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First-hand Accounts of Debate Day
Before sunrise, crews from every local and national television and radio network began gearing up for a long day of news reports. Students had begun congregating around the MSNBC/Hardball stage in front of the Mack Student Center before 5 a.m. When the cable network went live shortly thereafter, so did the students, cheering and holding signs and banners for their chosen candidates. At the same time, WCBS-TV was broadcasting with the WRHU Radio Hofstra University morning show crew at Dempster Hall, and the New York Fox affiliate went live with Good Day New York. The day would continue in this way, creating an atmosphere on campus that melded a major news event with a massive block party.
The Mack Student Center parking lot was transformed for the day into “Issue Alley,” with mobile campaign exhibition buses hosted by CNN, C-SPAN, Rock the Vote and others. Broadcast reporters did live “stand-ups” from newly constructed platforms in front of the David S. Mack Sports and Exhibition Complex, site of the debate. Credentialed media from across the country and as far away as Kenya, Egypt, Brazil, France, Japan and England checked in at the Physical Fitness Center, which had been transformed into a massive Media Filing Center.
The Commission on Presidential Debates announcement on November 19, 2007, that Hofstra would host the third and final debate gave rise to Educate ’08, a yearlong series of lectures, conferences, artistic performances and exhibitions, town hall meetings and interactive forums focused on the issues, history and politics of presidential elections. Students, faculty, staff and the community participated in a series of important discussions that featured nationally and internationally renowned journalists, political advisers, government leaders, economists and scholars. The goal of Educate ’08 was to provide our students, faculty and the entire surrounding community with access to the newsmakers, scholars and policymakers who have unique insight and knowledge of the American political system. Educate ’08 ensured that students were not only knowledgeable about the election, but engaged in the political process.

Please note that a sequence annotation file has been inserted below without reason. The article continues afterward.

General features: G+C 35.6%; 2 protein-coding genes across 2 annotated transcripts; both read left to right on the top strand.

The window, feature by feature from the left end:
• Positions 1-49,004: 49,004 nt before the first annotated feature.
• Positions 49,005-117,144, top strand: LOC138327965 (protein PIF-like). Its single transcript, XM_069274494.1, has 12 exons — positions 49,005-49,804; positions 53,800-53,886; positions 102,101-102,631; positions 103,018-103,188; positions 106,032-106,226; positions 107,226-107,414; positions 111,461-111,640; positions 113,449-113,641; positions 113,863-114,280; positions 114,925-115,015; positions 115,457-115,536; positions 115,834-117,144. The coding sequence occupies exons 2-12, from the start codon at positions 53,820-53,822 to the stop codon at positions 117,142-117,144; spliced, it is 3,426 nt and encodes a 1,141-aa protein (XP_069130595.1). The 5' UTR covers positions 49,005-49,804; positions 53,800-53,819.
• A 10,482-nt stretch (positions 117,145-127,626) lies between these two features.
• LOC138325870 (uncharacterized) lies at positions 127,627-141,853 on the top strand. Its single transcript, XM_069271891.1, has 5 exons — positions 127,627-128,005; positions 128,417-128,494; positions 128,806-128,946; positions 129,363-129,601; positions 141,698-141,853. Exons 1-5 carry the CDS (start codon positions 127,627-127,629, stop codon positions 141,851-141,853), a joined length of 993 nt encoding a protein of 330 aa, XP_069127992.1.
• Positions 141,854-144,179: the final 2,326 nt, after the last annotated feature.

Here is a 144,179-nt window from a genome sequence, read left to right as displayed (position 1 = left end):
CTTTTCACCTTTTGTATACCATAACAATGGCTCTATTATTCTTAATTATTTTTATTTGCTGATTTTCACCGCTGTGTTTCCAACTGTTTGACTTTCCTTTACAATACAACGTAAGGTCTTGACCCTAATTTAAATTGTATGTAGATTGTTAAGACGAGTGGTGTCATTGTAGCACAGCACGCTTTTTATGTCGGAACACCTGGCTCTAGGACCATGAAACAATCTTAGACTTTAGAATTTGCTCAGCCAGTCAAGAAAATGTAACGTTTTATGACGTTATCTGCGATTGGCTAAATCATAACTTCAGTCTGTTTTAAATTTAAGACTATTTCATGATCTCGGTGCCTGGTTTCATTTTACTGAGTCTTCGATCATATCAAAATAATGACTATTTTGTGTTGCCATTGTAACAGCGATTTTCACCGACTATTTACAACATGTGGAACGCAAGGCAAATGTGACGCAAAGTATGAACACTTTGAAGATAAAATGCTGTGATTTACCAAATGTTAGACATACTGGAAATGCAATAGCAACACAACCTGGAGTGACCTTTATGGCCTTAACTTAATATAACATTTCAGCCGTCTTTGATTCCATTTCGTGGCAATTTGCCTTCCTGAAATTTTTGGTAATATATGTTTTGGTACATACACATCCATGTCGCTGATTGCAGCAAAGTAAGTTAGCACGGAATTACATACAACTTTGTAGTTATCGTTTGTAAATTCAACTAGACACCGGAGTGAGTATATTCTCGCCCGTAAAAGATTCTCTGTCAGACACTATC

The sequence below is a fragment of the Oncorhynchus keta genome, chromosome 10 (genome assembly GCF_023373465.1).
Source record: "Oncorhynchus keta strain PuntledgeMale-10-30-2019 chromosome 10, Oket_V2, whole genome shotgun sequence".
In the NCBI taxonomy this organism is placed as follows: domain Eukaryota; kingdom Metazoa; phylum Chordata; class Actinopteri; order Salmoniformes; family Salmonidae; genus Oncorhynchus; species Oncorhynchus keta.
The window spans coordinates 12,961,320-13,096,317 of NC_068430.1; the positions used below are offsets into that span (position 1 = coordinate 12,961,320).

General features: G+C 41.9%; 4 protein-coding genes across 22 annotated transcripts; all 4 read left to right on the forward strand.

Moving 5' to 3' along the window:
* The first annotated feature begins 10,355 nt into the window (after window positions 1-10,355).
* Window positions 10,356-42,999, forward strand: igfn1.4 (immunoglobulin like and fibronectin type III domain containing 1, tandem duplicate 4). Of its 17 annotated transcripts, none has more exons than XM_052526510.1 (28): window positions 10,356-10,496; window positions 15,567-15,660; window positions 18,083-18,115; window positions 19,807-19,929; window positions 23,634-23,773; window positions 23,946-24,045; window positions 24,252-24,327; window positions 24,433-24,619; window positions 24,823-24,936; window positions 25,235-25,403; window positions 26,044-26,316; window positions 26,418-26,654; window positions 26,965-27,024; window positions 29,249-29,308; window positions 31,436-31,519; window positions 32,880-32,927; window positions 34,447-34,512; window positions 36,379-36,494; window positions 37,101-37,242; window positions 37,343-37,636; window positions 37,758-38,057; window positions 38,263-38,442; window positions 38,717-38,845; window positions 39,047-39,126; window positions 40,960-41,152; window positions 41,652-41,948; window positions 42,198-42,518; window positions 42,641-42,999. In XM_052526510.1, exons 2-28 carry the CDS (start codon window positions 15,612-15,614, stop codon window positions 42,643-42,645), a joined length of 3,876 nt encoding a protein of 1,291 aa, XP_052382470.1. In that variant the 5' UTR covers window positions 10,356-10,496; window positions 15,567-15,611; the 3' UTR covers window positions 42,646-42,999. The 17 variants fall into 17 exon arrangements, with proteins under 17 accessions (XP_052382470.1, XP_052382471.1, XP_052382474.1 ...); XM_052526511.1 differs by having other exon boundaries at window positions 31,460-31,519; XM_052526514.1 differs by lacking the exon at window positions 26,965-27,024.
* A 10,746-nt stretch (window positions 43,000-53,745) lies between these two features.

Just in the weeks leading up to the event, ABC’s George Stephanopoulos, former New York Governor Mario Cuomo and President of the Council on Foreign Relations Richard Haass, former U.S. Treasury Secretaries Paul O’Neill and Robert Rubin, and feminist activist Gloria Steinem were guests to campus. Educate ’08 programs continued post-debate with former White House press secretaries Dee Dee Myers and Ari Fleischer, 1988 Democratic presidential nominee Michael Dukakis, and a massive Election Night Returns Party.
Readying the campus for the October 15 debate was no easy feat. The David S. Mack Sports and Exhibition Complex and the Physical Fitness Center (PFC) underwent dramatic interior changes. The 5,000-seat sports complex was transformed into a more intimate sound stage. The scoreboard was taken down, and air conditioning vents were modified to ensure a precise and comfortable temperature for the candidates. The PFC’s wooden floor was carpeted, and work stations were set up at long tables for more than 700 print and radio journalists. Miles of phone and Internet cables were run and dozens of flat screen TVs set up for many of the more than 3,100 credentialed journalists on campus. Additionally, one end of the PFC became the famed “spin alley,” to which campaign representatives rushed following the debate to get face time with the press and extol the virtues of their candidates.
More than 200 Hofstra Debate ’08 directional and decorative banners and signs were hung from the lampposts along Hempstead Turnpike and on campus, and all around the Mack Sports Complex, Mack Student Center and Hofstra Hall. For those students who were not able to get a ticket for the debate, four Debate Watch simulcasts were set up in the Main Dining Room of the Mack Student Center, the Student Center Theater, Hofstra USA and the Netherlands Café. Each was filled to capacity the night of the debate with students, professors and media eager to interview students about their reactions to the debate. Two simulcasts were also set up for members of the community at the John Cranford Adams Playhouse and Monroe Lecture Center Theater.
In addition to the hard work of the campus community and dozens of vendors working around the clock to ensure the success of the debate, the University gratefully acknowledges the financial support of its local debate sponsors: The Peter S. Kalikow Center for the Study of the American Presidency, The John D. Miller Fund at the Long Island Community Foundation, and Sondra and David S. Mack. Newsday and The New York Observer were additional supporters of the Educate ’08 initiative.